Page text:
Say I have a set of $n \times n$ matrices $A_1, ..., A_m$ as numpy arrays. I'd like to create the block matrix defined below.

enter image description here

I'm looking for a clean, elegant, and easy-to-interpret way of doing this in numpy. I tried this with np.block:

a1, a2 = np.full((2, 2), 1), np.full((2, 2), 2)
out = np.block([[a1, (a1+a2)/2],
                [(a1+a2)/2, a2]])

but that approach doesn't generalize to an arbitrary number of $m$ matrices.

An approach that I found which is general is the following:

A = np.array([a1, a2])
out = (A[:, :, None, :] + A.transpose(1, 0, 2)[None, :, :, :]).reshape(n * m, -1)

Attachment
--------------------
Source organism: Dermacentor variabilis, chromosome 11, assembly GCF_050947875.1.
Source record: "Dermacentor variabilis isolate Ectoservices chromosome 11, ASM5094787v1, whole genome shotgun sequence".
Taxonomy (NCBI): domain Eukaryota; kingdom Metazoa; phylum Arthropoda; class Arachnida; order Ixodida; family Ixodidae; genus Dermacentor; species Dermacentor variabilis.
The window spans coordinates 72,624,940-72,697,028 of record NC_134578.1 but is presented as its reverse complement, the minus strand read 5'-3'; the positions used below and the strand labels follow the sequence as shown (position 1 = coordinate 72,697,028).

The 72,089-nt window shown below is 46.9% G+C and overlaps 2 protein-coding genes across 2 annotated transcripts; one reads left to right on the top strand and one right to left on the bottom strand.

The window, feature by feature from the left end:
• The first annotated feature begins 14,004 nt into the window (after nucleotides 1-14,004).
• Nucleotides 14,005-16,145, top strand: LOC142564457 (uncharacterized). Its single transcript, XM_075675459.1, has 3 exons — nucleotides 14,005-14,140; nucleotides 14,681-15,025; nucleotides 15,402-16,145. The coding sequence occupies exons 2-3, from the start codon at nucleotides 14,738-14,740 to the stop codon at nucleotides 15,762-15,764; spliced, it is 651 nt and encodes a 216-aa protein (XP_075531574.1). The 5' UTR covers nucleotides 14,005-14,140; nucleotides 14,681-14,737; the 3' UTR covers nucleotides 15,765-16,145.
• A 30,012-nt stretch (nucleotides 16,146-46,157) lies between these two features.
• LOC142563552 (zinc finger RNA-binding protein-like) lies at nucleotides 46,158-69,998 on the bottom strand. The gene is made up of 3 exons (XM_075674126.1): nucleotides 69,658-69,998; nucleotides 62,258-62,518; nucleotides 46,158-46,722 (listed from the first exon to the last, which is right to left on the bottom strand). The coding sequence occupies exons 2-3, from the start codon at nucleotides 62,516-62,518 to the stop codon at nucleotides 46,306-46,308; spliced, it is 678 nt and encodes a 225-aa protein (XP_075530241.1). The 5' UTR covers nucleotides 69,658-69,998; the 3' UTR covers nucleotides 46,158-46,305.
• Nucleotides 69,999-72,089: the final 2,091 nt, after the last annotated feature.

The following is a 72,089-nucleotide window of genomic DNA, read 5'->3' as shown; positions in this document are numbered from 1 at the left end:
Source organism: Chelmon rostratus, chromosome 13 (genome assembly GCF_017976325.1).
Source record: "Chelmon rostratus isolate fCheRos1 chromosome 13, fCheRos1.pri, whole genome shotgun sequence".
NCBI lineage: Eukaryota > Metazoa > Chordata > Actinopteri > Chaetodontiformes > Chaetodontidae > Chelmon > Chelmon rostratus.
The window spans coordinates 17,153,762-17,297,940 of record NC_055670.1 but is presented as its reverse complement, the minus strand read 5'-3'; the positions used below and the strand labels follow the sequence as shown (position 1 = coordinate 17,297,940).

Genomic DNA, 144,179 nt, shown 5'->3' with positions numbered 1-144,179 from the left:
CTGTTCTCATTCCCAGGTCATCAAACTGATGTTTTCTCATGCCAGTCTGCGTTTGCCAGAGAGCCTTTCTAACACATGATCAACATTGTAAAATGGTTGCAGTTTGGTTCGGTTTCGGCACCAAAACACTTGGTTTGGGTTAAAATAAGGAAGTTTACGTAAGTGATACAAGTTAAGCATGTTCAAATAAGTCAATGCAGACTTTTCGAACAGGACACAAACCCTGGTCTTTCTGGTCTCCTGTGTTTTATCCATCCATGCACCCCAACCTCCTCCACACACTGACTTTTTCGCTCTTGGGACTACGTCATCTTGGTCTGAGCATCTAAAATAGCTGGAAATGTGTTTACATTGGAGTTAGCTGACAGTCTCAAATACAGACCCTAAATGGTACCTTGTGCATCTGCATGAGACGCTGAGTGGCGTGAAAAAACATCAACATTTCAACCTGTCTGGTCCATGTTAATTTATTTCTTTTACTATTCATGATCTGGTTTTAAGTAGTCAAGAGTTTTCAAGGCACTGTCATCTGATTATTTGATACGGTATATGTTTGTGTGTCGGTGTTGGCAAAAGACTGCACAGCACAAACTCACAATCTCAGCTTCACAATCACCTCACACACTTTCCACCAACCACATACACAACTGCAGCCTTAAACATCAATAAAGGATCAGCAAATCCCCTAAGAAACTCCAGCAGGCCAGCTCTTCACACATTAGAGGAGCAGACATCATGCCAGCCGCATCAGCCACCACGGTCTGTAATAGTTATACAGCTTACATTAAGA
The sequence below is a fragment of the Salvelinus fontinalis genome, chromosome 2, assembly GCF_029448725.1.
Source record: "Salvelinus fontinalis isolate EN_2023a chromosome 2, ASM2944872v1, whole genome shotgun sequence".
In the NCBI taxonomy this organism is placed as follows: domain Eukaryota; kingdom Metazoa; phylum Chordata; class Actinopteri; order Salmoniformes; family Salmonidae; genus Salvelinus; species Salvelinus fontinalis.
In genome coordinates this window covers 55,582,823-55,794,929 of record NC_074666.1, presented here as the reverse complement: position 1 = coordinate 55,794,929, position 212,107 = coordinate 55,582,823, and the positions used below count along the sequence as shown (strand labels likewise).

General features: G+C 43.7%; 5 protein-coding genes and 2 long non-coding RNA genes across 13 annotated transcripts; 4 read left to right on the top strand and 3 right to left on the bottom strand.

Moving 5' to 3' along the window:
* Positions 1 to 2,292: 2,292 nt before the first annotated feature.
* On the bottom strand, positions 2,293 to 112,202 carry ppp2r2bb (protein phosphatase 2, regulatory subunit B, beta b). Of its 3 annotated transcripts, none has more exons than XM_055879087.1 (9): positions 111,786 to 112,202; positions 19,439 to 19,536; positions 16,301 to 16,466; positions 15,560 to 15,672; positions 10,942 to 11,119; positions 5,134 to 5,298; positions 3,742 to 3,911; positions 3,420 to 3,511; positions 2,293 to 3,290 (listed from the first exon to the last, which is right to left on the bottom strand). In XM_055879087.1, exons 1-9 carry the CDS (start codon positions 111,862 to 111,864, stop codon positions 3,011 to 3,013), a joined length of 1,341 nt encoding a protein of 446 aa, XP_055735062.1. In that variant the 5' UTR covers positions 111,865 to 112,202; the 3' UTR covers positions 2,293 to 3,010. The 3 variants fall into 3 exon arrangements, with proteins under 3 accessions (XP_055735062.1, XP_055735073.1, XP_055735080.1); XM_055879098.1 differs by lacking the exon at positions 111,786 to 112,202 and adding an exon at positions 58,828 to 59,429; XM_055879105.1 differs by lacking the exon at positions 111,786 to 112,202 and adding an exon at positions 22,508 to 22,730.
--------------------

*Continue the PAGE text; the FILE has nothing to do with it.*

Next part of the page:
but that one, while being efficient, is fairly hard-to-read (this code will be read much more often than written).

scipy.linalg.block_diag gets me halfway there, but I don't get the off-diagonals.

Can anyone think of a good alternative solution? I was thinking of looking into numpy's array-generation-from-function routines, but haven't found a good way of going about that yet.

mats_row=np.array([[A1,A2,A3,...,A_n]]) #Create array of matrices with shape (1,M,N,N)
mats_column=np.transpose(mats_row,(1,0,2,3)) #Make a copy with shape (M,1,N,N)
block=.5*(mats_row+mats_column) #Add, broadcasting to a (M,M,N,N) array

This works by utilizing Numpy's broadcasting capabilities. The basic idea is similar to if you added a matrix where each row was $[A_1,A_2,..A_n]$ to a matrix where each column was $[A_1,A_2,..A_n]$, but broadcasting allows you to do this without ever explicitly forming these intermediates matrices.


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